In 2016 I successfully completed an English Channel crossing in 11hrs 40minutes and in arduous conditions. Whilst training for it I decided to also attempt the Lake Geneva Signature 70 solo and was the fifth person to complete officially in 32 hrs 46minutes, earning my membership to the '24 hour club'. Completing it in conditions described as 'unswimmable,' I had the award for most courageous swim of the season named after me.
This had been a life changing year for me. I'd gone from a novice to an experienced open water swimmer and was looking to give back to the community that had helped me so greatly. Selkie swim brand approached me about being a ambassador and member of Team Selkie in return for some blogs, which was a perfect site to host content I wanted to share of my experiences with nutrition, learning from failure etc. I also helped with the Dover channel training crew who I'd trained with from may to my swim in July 2016. This was my way of giving back to a community that seriously changes people's lives.
After a year off, In 2018 I had signed up for two swims: the infamous North Channel and a 5 person relay of Lake Geneva. Nursing a longterm shoulder niggle, I decided I had enough marathon swimming in the bank to not attend the LDT but had an excuse to go on the Montenegro Fjords SwimTrek in order to get some distance in whilst not overworking my body! I managed to pursuade a friend to come too and he loved it! In June 2018 I completed the North Channel crossing in 11hrs 48minutes. We then travelled out to do the Lake Geneva Signature 70 relay and completed it in 22 hrs 5minutes, a new relay record. An amazing experience to relive my solo from two years before, a large portion of which I've wiped from my memory as I'd found my limit that day...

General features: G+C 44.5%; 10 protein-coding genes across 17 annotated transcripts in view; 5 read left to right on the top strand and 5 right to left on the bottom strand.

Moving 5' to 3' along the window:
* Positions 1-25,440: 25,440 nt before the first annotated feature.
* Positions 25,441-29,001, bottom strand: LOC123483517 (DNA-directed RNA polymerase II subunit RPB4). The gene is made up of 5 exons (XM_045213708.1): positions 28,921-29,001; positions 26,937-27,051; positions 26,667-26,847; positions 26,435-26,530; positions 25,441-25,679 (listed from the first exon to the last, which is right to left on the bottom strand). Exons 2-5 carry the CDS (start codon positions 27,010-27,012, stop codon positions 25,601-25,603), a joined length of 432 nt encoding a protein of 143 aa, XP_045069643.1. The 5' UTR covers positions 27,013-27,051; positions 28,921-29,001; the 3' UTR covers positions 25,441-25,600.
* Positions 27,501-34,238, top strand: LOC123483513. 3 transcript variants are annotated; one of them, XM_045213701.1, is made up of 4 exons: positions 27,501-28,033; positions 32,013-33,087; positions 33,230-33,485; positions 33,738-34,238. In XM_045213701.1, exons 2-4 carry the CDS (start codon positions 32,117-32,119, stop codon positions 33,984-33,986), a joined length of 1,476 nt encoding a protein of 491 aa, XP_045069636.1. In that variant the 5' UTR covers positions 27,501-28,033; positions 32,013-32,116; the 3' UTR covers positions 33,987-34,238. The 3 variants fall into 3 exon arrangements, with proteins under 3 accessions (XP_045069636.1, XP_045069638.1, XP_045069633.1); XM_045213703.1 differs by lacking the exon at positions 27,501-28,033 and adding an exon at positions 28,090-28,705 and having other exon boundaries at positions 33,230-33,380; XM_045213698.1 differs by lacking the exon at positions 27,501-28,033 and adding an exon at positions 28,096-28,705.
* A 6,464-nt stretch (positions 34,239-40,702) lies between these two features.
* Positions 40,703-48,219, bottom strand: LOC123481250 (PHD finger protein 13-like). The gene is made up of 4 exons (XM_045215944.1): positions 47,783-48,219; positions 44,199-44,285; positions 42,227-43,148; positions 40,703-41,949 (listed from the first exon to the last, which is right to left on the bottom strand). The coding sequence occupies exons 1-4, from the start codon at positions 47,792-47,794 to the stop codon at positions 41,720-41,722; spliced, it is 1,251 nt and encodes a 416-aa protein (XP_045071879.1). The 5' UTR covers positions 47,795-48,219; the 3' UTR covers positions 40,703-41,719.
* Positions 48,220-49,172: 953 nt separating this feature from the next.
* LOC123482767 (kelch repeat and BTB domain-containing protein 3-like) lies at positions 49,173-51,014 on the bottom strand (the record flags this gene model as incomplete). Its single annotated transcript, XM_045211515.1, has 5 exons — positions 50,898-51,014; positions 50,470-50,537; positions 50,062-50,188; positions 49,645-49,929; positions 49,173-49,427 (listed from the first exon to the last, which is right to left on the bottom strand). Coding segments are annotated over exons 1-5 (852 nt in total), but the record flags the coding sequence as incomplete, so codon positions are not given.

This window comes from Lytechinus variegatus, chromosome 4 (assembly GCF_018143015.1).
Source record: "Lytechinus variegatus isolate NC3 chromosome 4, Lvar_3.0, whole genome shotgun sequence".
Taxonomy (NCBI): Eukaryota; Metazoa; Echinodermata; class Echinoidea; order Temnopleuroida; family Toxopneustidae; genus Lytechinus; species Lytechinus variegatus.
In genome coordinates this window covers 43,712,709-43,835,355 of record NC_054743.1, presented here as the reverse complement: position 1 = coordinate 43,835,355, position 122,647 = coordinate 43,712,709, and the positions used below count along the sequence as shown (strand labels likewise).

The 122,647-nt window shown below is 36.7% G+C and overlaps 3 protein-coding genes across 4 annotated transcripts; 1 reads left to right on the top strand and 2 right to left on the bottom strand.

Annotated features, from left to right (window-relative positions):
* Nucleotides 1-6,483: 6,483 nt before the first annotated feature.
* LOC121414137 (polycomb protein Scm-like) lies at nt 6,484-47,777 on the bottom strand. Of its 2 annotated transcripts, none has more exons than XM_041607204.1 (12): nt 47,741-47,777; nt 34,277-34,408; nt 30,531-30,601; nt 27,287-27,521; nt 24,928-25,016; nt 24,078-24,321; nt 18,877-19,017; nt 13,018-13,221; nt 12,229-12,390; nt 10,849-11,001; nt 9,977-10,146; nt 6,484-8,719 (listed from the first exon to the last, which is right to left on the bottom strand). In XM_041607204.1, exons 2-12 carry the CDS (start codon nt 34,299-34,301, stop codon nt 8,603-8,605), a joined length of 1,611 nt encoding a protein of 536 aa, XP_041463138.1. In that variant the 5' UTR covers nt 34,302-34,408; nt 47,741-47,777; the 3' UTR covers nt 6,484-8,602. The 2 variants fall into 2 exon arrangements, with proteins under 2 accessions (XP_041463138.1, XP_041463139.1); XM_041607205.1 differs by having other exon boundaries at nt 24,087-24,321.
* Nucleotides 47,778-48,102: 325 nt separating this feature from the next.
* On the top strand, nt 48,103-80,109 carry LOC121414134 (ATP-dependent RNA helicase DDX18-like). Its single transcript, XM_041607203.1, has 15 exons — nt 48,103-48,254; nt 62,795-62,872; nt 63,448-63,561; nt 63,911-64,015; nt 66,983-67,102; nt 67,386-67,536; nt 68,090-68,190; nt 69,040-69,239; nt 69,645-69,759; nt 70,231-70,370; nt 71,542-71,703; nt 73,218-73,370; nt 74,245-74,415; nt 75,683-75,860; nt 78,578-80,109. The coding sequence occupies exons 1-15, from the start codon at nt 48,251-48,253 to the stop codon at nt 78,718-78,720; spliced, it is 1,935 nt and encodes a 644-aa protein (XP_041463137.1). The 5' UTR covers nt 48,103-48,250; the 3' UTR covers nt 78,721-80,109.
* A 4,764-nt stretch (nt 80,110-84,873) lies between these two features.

I have an interest in helping others with their goals and have persuaded family and friends to go on SwimTrek holidays and take up open water and marathon swimming. The physical and mental health benefits are amazing: being at one with nature, being in the moment and having to have a digital detox whilst swimming are all massive pluses for me. Its my exercise, meditation and mindfulness all rolled in to one. Hows that for multitasking?! I've also an interest in the science behind open water swimming and in trying to demystify some of the old wives’ tales. An area of particular expertise is my knowledge of nutrition for marathon swims, on which I've been invited to lecture a number of times. I've also been asked to speak at conferences about how medical training is perfect training for channel swimming, and channel training as an aid for medical leadership.
All of this adveture came from swimtrek Croatia, via the BVI, LDT and Montenegro with other UK based swims interspersed. I can truly say, and this is not an over judgement, that swimtrek has helped change my life.